INTRODUCTION: Singleton is the design pattern that is the easiest to abuse and hardest to nail down. You must correctly ascertain when they are appropriate and to what scope. But first, what is a Singleton? Singletons are classes that should only be instantiated once per application. These classes typically represent a set of functionality that is global to the application, yet deserves to be encapsulated into a single set of functionality.

The Singleton should expose itself as a static property from the class definition, making available public instance methods only from the referenced static property. Singletons should have a single purpose. Some examples are a Window manager for an Application, or a Report generator. I’ve even used a Singleton to manage the state of a WinForms ribbon. The main thing to remember is that the Singleton only gets instantiated at a global scope and should have a narrow focus.

For an example, let’s make a Singleton that performs acts as a state manager for a fictional application. This application will represent a wizard that must move between three steps.

EXAMPLE:

public class AppSingleton
{
  // Private static reference to the long instance of this
  // Singleton.  
  private static readonly AppSingleton _instance = new AppSingleton();

  // Current state of the application.
  private State _state = State.Start;

  public State State => _state;

  // Private constructor ensures that only the Singleton
  // can create new instances.
  private AppSingleton() { }

  public AppSingleton Instance => _instance;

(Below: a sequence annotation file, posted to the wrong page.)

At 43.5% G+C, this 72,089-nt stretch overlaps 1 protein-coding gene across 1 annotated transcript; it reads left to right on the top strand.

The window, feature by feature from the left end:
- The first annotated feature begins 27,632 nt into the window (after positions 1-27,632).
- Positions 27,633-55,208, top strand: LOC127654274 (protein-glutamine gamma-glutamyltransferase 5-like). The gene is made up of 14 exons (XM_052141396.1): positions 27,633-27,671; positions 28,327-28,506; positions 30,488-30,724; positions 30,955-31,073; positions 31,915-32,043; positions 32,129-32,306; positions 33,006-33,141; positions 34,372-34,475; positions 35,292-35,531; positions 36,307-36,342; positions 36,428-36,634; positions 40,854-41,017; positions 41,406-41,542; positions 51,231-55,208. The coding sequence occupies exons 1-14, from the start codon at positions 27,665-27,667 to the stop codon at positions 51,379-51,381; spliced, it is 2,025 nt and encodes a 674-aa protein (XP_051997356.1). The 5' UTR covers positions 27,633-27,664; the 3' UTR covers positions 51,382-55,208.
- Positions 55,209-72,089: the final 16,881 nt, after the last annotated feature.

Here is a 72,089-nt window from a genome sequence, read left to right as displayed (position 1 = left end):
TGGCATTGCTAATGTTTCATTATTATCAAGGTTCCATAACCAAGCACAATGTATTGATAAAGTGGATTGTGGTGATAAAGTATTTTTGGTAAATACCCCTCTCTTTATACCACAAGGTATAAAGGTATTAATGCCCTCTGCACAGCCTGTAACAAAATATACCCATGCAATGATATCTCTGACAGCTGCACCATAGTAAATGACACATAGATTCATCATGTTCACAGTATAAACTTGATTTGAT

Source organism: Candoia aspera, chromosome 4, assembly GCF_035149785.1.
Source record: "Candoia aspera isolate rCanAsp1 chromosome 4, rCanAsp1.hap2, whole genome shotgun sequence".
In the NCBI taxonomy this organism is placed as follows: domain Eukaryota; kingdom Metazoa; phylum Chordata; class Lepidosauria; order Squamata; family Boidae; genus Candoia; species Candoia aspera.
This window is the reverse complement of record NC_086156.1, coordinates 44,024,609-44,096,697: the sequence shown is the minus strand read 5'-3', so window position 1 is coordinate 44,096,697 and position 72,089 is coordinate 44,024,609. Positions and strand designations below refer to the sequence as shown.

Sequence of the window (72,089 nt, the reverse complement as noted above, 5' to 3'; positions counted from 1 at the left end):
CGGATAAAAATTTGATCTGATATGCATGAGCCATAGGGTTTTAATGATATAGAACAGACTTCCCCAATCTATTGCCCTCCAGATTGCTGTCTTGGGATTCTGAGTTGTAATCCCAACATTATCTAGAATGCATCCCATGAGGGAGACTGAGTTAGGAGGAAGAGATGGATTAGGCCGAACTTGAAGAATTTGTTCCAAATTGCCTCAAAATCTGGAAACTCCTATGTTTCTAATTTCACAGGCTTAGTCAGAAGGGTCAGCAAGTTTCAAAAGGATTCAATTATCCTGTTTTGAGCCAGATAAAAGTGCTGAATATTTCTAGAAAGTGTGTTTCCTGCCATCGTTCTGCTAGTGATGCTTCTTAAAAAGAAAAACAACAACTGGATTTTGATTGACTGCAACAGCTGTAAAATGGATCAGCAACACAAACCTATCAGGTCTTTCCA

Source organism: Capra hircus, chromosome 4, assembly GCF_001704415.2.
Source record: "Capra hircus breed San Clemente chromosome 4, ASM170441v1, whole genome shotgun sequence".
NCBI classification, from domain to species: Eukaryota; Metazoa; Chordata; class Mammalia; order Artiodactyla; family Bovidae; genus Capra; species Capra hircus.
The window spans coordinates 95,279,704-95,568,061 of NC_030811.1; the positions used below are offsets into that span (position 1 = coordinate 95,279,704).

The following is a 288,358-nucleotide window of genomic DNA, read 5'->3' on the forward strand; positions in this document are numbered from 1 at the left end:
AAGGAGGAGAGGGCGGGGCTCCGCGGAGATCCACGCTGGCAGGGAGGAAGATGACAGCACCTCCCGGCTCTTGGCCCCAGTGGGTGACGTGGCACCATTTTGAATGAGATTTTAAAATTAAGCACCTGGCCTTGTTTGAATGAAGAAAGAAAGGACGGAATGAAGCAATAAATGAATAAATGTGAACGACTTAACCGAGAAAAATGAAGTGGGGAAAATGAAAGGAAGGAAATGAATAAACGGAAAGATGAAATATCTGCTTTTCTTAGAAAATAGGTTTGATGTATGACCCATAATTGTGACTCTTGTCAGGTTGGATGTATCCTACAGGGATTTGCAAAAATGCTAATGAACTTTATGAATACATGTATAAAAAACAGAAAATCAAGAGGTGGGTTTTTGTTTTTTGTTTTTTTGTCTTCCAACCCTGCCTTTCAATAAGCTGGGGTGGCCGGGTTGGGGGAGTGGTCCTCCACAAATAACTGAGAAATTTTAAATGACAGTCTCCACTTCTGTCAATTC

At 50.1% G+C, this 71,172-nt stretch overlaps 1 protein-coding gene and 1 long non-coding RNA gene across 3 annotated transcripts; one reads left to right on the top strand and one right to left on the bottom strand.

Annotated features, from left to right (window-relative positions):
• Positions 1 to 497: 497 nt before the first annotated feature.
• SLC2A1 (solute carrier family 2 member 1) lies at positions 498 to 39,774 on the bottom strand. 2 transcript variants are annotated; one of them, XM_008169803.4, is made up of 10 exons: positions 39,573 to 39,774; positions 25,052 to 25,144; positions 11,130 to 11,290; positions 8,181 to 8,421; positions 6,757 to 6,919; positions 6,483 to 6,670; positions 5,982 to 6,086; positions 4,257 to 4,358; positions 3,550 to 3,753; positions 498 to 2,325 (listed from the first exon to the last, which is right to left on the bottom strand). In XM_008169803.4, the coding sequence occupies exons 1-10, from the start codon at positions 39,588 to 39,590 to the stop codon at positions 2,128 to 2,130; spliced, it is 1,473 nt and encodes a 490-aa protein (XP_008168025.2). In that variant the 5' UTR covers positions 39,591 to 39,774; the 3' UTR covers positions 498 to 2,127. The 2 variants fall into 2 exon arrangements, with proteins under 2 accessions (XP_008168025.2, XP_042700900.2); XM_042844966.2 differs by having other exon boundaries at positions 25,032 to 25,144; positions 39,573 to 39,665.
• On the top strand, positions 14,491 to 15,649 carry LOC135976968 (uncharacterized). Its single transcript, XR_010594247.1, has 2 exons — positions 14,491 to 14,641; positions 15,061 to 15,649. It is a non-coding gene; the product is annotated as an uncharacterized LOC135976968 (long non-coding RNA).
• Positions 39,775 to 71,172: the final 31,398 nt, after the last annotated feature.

// Instance method to change the state of the application,
  // returns the resulting app state.
  public State MoveNext()
  { 
    switch(_state)
    {
      case State.Start:
        _state = Middle;
        break;

      case State.Middle:
        _state = Finish;
        break;

      case State.Finish:
        _state = Completed;
        break;
    }
    return _state;
  }

  // Instance method to change the state of the application,
  // returns the resulting app state;
  public State MovePrevious()
  {
    switch(_state)
    {
      case State.Middle:
        _state = First;
        break;

      case State.Finish:
        _state = Middle;
        break;
    }
  }

  // Here we can tell the singleton to perform some work.
  // You do not need this method signature, you can have
  // as many "worker" methods as is necessary.  This is 
  // just an example!
  public void DoSomething(params object[] args)
  {
    // DO some work!
  }
}

public enum State
{
  Start, Middle, Finish, Completed
}

public class Program
{
  public static void Main(string[] args)
  {
    AppSingleton.Instance.DoSomething(1);
    var state = AppSingleton.Instance.MoveNext();

    if(state != State.Start) 
    {
      // We moved state!  Do something else!
      AppSingleton.Instance.DoSomething(2);

      // Let's go back and try again!
      state = AppSingleton.Instance.MovePrevious();

      // Etc.
    }
    else
    {
      // Uh-oh, the singleton says it cannot move.
    }
  }
}

Here our application state is managed by the AppSingleton. The main program simply attempts to manipulate that state by providing data to the Singleton to process. In a real app, there would be user interaction that would drive the wizard forwards and backwards.

CONCLUSION: Singletons are a very powerful arrow in your C# quiver. Single-user applications are great usages for them. If you are not sure if you should use a singleton, ask yourself these questions:

  • Does the Singleton represent a single state within the application?
  • Does the Singleton have logic that should be encapsulated?
  • Do you need to control the object lifecycle for the Singleton?

If your answer is yes to these questions, a Singleton is right for you!